Internet marketing is still relatively new. A vast majority of us practicing marketing didn’t learn about it in school—even me, and I’m not far removed from college. I’ve heard many marketers, referring to online marketing, say things like, “I don’t understand it. We’ll just hire an intern to do it.”
But is that really the best option?
College students may be learning about online marketing in their classes, but they likely don’t have the marketing and communications background needed to run effective online campaigns.
As marketers, we have to stay on top of the technologies used in our field. It’s changing more rapidly than ever, which is why it’s even more important to spend time learning. I do online marketing every day, yet I spend 15-30 minutes per day reading the latest Internet marketing news.
What’s different about you, as someone integral in your organization’s marketing, learning Internet marketing vs. having an intern do your digital marketing? Several things:
You have knowledge of your company and industry.
While you have an understanding of your company, your industry, your history, and marketing communications in general, your intern doesn’t. The person or people doing social media for your organization need to have a comprehensive understanding of your business and the industry to be truly effective.
Doing social media personally is much different than using it for marketing.
Yes, your intern has had a Facebook profile and Twitter account since high school. But the strategies—and even many of the mechanics—behind using social media for business are much different than using Facebook to communicate with friends and classmates.
Interns are short-lived.
Your intern will spend 10-40 hours per week with you, likely only for a semester or two. That’s just not enough time to gain a deep enough understanding of an organization to be the lead on its Internet marketing.
You get what you pay for.
Interns are usually paid hourly at or around minimum wage. They don’t get employee benefits like PTO or health insurance. Some are doing internships because they have to in order to graduate. Are you willing to put your brand in the hands of someone who fits this profile?
Would you trust an intern with a traditional marketing campaign?
Online marketing is just as influential as traditional marketing when it comes to communicating your brand. Would you let interns run free with and implement an entire print or TV campaign by themselves? No? Then why would you hand over your online marketing?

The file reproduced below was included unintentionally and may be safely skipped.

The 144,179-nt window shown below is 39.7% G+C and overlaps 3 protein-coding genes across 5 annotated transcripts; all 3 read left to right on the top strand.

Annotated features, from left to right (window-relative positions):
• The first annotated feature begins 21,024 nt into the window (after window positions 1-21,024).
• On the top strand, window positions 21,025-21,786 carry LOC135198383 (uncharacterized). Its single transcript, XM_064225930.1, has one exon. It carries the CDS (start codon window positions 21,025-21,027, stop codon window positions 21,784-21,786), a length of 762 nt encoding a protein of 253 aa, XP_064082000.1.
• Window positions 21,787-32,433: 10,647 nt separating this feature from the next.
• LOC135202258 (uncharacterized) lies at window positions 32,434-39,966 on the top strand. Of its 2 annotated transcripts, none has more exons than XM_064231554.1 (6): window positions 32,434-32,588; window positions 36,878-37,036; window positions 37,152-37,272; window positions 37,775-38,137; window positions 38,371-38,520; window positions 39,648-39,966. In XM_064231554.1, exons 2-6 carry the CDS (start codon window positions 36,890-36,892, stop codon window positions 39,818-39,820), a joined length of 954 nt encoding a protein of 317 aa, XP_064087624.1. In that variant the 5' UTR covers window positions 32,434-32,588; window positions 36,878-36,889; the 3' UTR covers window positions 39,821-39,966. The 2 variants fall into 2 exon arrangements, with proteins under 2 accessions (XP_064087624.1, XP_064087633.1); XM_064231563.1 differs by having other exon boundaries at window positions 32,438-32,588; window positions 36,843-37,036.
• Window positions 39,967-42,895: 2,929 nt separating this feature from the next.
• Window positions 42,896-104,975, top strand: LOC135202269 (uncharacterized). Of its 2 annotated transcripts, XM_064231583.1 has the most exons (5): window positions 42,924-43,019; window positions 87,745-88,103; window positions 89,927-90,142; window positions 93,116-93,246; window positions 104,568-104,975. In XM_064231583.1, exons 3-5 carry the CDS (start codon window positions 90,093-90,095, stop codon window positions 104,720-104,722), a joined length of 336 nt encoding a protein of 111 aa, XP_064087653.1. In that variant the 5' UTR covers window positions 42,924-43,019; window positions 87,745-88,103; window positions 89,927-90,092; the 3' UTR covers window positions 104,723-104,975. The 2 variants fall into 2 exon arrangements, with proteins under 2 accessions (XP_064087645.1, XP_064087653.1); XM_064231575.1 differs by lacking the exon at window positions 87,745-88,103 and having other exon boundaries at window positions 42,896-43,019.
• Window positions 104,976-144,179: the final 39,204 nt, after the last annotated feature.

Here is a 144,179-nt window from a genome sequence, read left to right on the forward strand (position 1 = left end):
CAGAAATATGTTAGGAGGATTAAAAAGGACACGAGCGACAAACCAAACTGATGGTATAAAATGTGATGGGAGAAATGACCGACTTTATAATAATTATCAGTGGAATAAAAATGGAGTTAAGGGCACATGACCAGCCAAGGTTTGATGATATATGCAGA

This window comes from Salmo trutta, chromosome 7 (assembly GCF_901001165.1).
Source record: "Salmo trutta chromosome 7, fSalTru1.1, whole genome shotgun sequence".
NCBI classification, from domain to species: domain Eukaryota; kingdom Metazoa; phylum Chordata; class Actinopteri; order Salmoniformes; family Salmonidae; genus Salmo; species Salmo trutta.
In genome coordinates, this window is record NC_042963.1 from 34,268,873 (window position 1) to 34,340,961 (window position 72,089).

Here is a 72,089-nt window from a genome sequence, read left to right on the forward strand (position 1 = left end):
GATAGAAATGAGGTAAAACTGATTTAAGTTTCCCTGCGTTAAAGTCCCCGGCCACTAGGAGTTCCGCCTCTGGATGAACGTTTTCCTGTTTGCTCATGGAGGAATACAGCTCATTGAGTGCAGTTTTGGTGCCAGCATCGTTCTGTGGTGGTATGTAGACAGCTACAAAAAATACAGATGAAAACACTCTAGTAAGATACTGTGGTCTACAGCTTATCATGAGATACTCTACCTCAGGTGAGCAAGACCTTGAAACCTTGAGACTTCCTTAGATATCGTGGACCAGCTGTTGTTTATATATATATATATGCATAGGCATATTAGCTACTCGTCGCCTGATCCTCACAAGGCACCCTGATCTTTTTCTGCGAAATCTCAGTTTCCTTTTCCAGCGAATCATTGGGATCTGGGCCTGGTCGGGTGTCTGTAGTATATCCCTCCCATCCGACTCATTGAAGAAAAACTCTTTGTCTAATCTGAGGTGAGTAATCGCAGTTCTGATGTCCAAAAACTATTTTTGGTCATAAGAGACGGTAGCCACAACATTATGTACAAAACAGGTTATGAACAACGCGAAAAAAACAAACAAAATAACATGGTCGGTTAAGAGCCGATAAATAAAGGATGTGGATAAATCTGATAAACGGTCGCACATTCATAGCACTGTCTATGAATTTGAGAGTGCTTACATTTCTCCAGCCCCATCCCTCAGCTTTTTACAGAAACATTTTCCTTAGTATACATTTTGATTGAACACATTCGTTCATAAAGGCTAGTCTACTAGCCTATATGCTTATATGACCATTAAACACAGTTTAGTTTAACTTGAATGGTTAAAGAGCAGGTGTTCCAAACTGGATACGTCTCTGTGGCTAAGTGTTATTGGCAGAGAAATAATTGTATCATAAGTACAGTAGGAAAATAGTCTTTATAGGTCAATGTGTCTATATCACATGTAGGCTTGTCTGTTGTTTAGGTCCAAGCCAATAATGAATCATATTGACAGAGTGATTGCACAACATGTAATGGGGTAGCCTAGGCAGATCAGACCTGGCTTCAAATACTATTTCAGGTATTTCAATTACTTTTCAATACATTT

There are, of course, benefits to having an intern with knowledge about online marketing. I’ve never worked with an intern who hasn’t taught me something new. But be sure you’re leading them. Give them responsibilities with digital marketing, but don’t hand it all over.
If you understand the importance of Internet marketing to your marketing mix, invest in it. Here are 3 ways to do so, without relying on an intern:
1. Add Internet marketing to a team member’s responsibilities.
Find someone in your marketing department who has an understanding of the organization and industry, enjoys learning new things, and has a knack for using the Internet to communicate effectively. Officially add Internet marketing to his/her job description, with an incentive of course. Give that person time—during the workday—to learn what he/she needs to know to implement solid online marketing strategies. It takes time.
2. Hire someone with experience to join your team as an online marketing specialist.
If you’re ready to really invest in Internet marketing for your organization, hire someone dedicated to join your marketing team. A dedicated Internet marketing specialist will be able to spend time keeping up with the latest methods, and can integrate your online efforts with ongoing traditional efforts.
3. Outsource to an Internet marketing agency.
Agencies that specialize in online marketing have teams of people staying up-to-date on all things digital—website development, SEO, email marketing, social media, PPC advertising, and more. Good agencies will strategically match Internet marketing plans to your business and its goals.
Your online brand is not something to trust to just anybody. Think about the long-term before you throw on a short-term bandage.